Omicron Spreads Three Times More Rapidly Than Delta But With The Same Degree Of Severity


A new study by researchers from Imperial College London has shown that the South African variant called Omicron or B.1.1.529 spreads three times more rapidly than the Delta variant but has the same degree of severity contradictory  to fallacies and fake news that were peddled by certain ‘experts’ and American, British and Indian mainstream media that the new variant only produced mild symptoms.

The new study, which has not yet been peer-reviewed, also estimated that the risk of being reinfected with omicron is more than five times higher than that of Delta variant.

The growth rates estimated for Omicron translate into doubling times of under 2.5 days, even allowing for the potentially slowing of growth up to 11th December. These estimates are consistent or even faster than doubling times reported from South Africa (13).

Assuming an exponentially distributed generation time of 5.2 days and that R=1 currently for Delta, reproduction number (R) estimates for Omicron are above 3 for the SGTF and genotype analyses, and above 2.5 even for the period 8th-10th December. Shorter assumed generation times will give lower R estimates.

The distribution of Omicron by age, region and ethnicity currently differs markedly from Delta, indicating Omicron transmission is not yet uniformly distributed across the population. However, we note that given its immune evasion, the age distribution of Omicron infection in the coming weeks may continue to differ from that of Delta. London is substantially ahead of other English regions in Omicron frequency.

We find strong evidence of immune evasion, both from natural infection, where the risk of reinfection is 5.41 (95% CI: 4.87-6.00) fold higher for Omicron than for Delta, and from vaccine-induced protection. Our VE estimates largely agree with those from UKHSA’s TNCC study (11) and predictions from predicting VE from neutralising antibody titres (4,14), suggesting very limited remaining protection against symptomatic infection afforded by two doses of AZ, low protection afforded by two doses of Pfizer, but moderate to high (55-80%) protection in people boosted with an mRNA vaccine.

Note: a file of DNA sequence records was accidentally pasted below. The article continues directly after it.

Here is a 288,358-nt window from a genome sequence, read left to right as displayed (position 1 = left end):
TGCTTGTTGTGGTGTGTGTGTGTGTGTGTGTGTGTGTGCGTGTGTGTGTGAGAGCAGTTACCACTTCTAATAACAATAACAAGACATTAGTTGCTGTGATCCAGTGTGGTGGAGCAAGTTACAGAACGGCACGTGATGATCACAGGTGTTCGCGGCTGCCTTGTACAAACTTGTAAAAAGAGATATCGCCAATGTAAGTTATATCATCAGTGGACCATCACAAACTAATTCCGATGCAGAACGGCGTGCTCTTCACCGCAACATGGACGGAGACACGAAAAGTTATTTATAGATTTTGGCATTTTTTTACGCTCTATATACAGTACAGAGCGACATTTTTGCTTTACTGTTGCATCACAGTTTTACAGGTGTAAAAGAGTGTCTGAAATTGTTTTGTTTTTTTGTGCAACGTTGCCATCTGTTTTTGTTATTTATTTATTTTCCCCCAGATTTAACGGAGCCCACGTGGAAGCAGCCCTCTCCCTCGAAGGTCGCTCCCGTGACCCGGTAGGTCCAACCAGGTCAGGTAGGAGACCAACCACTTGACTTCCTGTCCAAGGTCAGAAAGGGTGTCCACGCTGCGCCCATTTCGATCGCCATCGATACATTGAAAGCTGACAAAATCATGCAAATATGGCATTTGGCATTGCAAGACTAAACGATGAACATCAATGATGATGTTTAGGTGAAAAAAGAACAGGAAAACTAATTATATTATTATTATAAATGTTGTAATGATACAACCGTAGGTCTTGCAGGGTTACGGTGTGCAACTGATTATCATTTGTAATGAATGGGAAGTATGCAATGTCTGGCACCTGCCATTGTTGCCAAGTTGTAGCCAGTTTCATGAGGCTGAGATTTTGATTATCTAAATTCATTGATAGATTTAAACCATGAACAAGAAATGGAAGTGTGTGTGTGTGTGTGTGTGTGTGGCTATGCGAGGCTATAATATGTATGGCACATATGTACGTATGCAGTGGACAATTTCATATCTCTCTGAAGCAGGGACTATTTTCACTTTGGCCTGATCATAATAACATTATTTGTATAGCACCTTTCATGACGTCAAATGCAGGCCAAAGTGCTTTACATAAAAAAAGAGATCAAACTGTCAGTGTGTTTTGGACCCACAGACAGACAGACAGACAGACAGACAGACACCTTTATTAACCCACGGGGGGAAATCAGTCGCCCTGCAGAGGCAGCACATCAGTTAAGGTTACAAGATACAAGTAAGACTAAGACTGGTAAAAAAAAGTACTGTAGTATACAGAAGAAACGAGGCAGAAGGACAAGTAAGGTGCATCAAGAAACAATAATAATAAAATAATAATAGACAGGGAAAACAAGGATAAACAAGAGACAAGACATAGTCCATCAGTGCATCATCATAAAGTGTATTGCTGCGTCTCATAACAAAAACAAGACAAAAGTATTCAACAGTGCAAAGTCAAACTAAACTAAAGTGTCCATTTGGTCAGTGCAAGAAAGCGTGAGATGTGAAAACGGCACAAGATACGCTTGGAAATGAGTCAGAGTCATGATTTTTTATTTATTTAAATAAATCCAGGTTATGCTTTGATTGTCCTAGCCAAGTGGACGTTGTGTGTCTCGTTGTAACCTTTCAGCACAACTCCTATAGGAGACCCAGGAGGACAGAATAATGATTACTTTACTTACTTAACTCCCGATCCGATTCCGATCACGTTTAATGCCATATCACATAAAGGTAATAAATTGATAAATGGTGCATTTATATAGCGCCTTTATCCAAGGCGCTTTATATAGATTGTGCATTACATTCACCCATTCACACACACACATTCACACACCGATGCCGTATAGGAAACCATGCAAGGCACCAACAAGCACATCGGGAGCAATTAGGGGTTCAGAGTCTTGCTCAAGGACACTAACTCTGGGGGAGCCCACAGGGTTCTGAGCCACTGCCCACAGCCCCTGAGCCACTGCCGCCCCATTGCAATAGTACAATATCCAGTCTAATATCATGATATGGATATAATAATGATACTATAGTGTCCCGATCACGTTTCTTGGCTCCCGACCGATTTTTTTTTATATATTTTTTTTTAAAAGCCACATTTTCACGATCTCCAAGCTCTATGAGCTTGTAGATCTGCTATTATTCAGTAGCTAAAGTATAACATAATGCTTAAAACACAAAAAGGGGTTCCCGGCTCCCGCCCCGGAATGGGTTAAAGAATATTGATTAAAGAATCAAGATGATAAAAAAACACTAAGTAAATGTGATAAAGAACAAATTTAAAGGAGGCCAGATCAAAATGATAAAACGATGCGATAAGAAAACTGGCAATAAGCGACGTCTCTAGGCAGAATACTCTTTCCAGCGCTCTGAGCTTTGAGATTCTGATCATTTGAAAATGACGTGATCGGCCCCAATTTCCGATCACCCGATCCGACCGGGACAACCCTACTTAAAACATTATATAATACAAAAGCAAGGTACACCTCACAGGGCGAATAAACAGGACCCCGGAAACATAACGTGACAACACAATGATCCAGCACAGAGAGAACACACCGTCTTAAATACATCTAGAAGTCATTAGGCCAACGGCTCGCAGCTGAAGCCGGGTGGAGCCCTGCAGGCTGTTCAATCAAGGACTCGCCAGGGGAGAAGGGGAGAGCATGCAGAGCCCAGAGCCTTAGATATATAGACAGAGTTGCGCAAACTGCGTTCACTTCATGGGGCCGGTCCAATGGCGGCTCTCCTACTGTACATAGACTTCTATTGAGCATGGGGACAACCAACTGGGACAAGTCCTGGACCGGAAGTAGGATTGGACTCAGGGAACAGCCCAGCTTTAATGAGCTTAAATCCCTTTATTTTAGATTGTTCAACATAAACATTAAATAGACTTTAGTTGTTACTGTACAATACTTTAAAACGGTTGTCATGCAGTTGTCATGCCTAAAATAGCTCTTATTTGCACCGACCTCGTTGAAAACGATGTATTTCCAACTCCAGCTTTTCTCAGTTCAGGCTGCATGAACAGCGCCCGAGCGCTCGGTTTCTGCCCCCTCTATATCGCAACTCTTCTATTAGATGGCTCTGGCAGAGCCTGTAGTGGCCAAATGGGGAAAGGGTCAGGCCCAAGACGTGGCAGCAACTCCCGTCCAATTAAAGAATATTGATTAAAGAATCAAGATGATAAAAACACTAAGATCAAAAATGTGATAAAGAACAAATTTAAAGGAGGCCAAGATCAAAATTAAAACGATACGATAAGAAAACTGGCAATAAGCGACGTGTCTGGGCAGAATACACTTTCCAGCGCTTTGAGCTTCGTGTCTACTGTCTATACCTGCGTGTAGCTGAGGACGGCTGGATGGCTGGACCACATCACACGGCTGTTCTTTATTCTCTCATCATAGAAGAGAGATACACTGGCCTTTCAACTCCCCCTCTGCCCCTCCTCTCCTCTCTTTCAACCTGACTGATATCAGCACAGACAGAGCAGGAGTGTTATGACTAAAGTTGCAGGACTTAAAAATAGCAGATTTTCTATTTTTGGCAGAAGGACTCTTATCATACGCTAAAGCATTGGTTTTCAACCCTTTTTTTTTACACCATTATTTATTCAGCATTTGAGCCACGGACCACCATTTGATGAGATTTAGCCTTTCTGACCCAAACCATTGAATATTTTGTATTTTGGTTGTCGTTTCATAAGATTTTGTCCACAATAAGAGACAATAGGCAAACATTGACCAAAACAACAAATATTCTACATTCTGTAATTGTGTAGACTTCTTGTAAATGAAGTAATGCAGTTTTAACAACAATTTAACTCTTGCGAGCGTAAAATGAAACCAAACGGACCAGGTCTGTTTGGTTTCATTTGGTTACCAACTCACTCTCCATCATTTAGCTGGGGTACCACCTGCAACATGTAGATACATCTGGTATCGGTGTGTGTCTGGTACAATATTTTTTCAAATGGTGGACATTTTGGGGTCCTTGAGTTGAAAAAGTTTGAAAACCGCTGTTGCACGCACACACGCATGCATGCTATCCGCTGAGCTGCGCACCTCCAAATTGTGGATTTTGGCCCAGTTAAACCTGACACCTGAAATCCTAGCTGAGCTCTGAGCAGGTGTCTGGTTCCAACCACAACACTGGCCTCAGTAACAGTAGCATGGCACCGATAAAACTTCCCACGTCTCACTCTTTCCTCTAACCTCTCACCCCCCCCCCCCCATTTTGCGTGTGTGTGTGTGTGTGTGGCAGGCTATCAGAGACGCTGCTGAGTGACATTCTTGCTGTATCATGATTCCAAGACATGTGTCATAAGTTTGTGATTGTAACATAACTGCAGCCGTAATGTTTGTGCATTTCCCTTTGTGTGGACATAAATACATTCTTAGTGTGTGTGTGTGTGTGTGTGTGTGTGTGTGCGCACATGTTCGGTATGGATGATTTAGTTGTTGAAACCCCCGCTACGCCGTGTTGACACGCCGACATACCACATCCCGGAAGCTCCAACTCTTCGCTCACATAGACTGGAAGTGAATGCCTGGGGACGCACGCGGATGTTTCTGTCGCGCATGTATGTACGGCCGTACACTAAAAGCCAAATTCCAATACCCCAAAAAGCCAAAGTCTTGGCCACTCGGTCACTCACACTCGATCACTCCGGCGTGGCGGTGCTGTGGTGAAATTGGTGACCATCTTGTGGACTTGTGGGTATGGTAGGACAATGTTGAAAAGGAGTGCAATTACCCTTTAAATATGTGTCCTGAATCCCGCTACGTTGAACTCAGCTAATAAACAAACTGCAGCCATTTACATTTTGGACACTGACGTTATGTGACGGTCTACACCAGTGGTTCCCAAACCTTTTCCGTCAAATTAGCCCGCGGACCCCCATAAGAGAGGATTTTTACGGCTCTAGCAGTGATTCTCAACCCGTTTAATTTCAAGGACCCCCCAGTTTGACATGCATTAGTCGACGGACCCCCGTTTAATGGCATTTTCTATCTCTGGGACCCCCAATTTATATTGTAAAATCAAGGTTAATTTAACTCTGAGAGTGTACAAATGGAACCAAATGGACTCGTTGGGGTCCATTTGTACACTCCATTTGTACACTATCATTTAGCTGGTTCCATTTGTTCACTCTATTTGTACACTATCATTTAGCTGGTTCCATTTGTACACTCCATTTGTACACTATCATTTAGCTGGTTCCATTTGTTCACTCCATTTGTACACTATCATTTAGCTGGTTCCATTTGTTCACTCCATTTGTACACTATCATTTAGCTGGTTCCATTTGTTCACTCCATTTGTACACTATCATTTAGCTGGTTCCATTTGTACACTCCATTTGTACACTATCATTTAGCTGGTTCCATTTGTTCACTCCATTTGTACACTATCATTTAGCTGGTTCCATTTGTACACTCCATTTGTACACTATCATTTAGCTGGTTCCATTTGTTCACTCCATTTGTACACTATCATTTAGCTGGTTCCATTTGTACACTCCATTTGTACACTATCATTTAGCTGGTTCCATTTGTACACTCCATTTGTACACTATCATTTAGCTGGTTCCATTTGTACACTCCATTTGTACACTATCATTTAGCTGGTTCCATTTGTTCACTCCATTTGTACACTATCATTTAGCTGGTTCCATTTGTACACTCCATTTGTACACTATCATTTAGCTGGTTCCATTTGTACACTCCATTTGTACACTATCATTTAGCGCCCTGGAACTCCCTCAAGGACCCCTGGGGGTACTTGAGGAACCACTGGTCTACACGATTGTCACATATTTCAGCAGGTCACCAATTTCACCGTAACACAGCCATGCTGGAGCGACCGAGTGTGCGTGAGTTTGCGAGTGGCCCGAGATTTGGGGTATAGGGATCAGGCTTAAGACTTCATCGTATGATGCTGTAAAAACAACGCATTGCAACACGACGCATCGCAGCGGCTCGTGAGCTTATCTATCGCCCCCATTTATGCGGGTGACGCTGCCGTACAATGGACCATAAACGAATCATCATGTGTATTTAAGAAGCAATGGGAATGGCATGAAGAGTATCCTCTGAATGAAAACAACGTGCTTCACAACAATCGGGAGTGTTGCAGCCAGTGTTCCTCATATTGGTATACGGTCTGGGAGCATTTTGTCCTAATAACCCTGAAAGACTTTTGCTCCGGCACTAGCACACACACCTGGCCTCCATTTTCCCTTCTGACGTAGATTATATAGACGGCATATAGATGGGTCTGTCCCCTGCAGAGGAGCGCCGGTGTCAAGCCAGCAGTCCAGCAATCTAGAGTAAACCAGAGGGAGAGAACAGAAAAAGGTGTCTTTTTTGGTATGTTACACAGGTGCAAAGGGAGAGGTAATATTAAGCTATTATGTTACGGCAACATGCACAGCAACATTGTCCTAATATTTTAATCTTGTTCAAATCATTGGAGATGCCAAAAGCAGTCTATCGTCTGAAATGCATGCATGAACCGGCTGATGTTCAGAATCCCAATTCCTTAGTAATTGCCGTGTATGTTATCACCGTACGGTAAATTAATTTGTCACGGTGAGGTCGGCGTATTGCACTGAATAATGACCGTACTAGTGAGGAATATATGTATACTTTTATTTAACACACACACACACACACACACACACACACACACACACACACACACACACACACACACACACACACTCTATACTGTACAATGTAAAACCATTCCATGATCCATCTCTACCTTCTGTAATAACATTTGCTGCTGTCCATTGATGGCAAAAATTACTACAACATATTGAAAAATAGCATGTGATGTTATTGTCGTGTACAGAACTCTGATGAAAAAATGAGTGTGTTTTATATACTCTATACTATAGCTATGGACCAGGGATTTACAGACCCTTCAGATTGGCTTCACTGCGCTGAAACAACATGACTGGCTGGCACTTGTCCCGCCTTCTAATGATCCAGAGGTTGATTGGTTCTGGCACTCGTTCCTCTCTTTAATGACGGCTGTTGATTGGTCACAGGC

Our estimate of the hazard ratio for reinfection relative to Delta also supports previous analysis of reinfection risk in South Africa (15). Prior to Omicron, the SIREN cohort study of UK healthcare workers estimated that SARS-CoV-2 infection gave 85% protection against reinfection over 6 months (16), or a relative risk of infection of 0.15 compared with those with no prior infection.

Our hazard ratio estimate would suggest the relative risk of reinfection has risen to 0.81 [95%CI: 0.73-1.00] (i.e. remaining protection of 19% [95%CI: 0-27%]) against Omicron.

We find no evidence (for both risk of hospitalisation attendance and symptom status) of Omicron having different severity from Delta, though data on hospitalisations are still very limited.

There are several limitations of this analysis. While case numbers are increasing quickly, there are still limits in our ability to examine interactions between the variables considered. The distribution of Omicron differed markedly from Delta across the English population at the time this analysis was conducted, likely due to the population groups in which it was initially seeded, which increases the risks of confounding in analyses.

SGTF is an imperfect proxy for Omicron, though SGTF had over 60% specificity for Omicron over the date range analysed in the SGTF analysis (and close to 100% by 10th December). Intensified contact tracing around known Omicron cases may have increased case ascertainment over time, potentially introducing additional biases.

Our analysis reinforces the still emerging but increasingly clear picture that Omicron poses an immediate and substantial threat to public health in England and more widely.


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